Measuring the worth or character of a person by their physical traits is generally thought to be a sad staple of the quasi-scientific 19th and 20th centuries. But some of these ideas seem to be making a comeback, apparently dressed in full scientific garb, and accessorizing in trendy buzzphrases like machine-learning and artificial intelligence. That’s the case with a new “scientific” paper, currently waiting to be published, which reports that researchers in China managed to teach a machine to identify criminals just by looking at their faces.
The idea that criminals inherently have some sort of noticeable physical trait that sets them apart from “regular” people, was debunked more than a hundred years ago, by using statistical data. However, it recently came back when a psychological study from Cornell University supposedly found that humans were good at actually recognizing criminals when they see them. Here’s a fun, related fact: a meta study from 2015 suggested more than half of major psychological studies can’t be reproduced. A secondary fun fact is that researchers then found that the debunking study had its own replication errors. Make of that what you will.
Now, in an effort to take things out of human hands, or brains in this case, Chinese researchers trained a machine-learning algorithm to analyze the faces of almost 2000 humans without facial hair, half of which were criminals. They used 90% of the samples to train the system, while letting the AI itself analyze the remaining 10% and say whether it was looking at a law-abiding citizen or a criminal.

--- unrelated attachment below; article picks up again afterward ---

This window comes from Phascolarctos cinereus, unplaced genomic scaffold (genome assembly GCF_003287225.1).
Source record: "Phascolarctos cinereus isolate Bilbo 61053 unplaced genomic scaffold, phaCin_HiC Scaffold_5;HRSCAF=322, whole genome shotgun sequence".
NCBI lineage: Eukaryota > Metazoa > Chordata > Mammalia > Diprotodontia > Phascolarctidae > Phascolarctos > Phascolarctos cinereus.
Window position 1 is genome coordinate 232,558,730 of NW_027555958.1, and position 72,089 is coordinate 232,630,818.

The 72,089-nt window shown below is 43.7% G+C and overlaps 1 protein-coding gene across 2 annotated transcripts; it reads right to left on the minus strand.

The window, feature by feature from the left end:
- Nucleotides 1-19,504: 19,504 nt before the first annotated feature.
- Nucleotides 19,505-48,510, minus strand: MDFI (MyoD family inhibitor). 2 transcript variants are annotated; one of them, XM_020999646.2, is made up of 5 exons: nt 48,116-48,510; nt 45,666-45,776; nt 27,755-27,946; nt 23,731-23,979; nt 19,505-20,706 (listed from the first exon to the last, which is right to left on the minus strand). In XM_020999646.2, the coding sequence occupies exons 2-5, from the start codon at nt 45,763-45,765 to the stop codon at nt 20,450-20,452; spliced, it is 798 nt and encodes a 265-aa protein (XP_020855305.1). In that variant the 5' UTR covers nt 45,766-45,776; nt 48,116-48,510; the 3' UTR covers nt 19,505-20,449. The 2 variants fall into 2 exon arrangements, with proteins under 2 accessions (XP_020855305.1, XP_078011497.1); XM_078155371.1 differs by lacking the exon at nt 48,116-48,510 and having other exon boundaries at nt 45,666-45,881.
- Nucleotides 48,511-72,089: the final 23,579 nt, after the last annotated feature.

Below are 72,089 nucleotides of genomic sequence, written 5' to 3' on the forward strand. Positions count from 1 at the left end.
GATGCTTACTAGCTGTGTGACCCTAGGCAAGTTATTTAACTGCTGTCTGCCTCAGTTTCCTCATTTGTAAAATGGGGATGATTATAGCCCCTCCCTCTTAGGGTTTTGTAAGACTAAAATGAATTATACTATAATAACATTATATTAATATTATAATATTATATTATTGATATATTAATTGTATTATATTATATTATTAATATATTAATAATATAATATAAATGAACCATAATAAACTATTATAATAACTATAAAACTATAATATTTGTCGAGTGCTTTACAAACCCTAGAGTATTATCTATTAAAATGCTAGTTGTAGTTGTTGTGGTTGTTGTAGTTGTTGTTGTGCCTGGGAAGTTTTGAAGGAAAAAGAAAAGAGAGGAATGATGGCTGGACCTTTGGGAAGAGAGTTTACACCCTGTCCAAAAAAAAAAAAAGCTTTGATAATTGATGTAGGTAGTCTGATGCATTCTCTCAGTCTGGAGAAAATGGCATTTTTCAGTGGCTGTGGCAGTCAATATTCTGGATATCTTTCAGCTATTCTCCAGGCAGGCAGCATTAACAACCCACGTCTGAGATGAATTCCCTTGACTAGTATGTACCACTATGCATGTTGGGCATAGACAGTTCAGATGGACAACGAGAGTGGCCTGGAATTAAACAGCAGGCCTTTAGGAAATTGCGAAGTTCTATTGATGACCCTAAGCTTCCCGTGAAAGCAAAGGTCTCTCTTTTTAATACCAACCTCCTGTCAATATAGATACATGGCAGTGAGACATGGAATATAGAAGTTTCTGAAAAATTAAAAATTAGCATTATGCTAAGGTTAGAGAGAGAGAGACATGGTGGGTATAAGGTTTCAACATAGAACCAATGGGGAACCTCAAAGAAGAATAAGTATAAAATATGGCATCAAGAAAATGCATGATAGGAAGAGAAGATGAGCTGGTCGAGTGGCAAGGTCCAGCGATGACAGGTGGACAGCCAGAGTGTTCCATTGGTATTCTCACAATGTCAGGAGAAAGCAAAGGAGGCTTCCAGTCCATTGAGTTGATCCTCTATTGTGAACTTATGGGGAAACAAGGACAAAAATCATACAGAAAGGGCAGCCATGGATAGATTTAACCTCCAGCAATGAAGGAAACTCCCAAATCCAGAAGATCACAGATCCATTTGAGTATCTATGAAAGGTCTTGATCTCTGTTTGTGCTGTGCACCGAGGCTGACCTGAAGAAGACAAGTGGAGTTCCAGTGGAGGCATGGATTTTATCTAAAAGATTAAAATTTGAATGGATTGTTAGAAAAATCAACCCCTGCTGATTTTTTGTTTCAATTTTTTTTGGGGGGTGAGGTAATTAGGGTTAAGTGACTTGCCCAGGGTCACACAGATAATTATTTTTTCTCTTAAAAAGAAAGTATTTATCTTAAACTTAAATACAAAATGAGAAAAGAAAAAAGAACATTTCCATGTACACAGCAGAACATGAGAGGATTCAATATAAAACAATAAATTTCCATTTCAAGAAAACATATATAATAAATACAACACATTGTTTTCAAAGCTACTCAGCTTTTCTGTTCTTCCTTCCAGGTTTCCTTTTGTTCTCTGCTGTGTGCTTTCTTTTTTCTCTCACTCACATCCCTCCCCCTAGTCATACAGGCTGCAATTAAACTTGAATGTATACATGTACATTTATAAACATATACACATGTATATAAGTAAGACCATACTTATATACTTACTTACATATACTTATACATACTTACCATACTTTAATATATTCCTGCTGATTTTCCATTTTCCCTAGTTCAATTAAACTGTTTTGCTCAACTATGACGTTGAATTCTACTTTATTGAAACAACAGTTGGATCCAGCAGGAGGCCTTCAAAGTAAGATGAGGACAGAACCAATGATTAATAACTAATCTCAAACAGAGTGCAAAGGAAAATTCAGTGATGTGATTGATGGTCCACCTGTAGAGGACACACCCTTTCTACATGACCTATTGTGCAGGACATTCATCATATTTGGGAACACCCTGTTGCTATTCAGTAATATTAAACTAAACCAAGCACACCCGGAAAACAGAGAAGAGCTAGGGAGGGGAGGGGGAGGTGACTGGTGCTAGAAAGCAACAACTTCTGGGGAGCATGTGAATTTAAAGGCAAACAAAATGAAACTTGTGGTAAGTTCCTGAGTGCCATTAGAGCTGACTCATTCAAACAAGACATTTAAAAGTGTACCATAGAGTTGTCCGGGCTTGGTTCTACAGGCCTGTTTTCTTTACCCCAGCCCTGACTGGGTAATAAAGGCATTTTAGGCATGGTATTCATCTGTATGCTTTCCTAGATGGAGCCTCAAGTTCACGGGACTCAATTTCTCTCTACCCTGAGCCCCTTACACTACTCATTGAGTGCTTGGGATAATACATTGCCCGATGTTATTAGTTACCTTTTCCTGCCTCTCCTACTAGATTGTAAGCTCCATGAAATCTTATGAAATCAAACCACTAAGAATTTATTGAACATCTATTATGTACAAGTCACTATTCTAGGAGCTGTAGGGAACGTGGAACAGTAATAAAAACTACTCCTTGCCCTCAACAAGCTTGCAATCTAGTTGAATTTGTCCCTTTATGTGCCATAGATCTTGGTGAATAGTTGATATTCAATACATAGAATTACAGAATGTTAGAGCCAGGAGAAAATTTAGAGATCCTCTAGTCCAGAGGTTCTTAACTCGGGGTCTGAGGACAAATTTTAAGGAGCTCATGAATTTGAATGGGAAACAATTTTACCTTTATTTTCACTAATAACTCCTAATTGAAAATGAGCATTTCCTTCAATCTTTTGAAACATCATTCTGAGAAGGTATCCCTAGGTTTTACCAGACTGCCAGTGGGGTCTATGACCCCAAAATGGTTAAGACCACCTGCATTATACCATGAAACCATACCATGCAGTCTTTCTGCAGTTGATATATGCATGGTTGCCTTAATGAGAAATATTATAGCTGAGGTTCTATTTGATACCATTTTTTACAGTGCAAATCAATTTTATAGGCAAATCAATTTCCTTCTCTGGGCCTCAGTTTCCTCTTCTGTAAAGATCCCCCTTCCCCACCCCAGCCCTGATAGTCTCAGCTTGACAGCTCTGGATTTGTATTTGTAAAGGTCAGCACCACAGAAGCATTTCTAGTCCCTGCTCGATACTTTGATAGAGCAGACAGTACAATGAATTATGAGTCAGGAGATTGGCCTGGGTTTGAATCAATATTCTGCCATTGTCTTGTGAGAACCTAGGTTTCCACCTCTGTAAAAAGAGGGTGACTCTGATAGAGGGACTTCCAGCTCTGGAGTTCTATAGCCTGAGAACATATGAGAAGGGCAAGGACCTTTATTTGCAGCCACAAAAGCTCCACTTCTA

The researchers claim that the machine got it right 89.5 percent of the time, identifying criminals with a remarkably high degree accuracy. The system reportedly identified that criminals had a larger curvature of the lip by 23% than regular people, a 6% smaller distance between two inner corners of the eyes, and a more acute angle by 20% between two lines drawn from the tip of the nose to the corners of the mouth.
The end result is that criminals reportedly have bigger differences between them and the regular population than law-abiding citizens do. In other words, the more people look like each other, the less likely they are to be criminals.
The “study”, which took place on a population of almost identical ethnical background, raises serious questions and concerns for the future. While criminality may have a genetic component, most researchers believe it has a lot more to do with environmental socio-economic factors, rather than anything genetic.
If tentative, highly dubious studies such as these take root in the public psyche though, it may lead to a dangerous future where “justice” is done a priori, based not on reality, but on the semi-random bits that a machine puts out.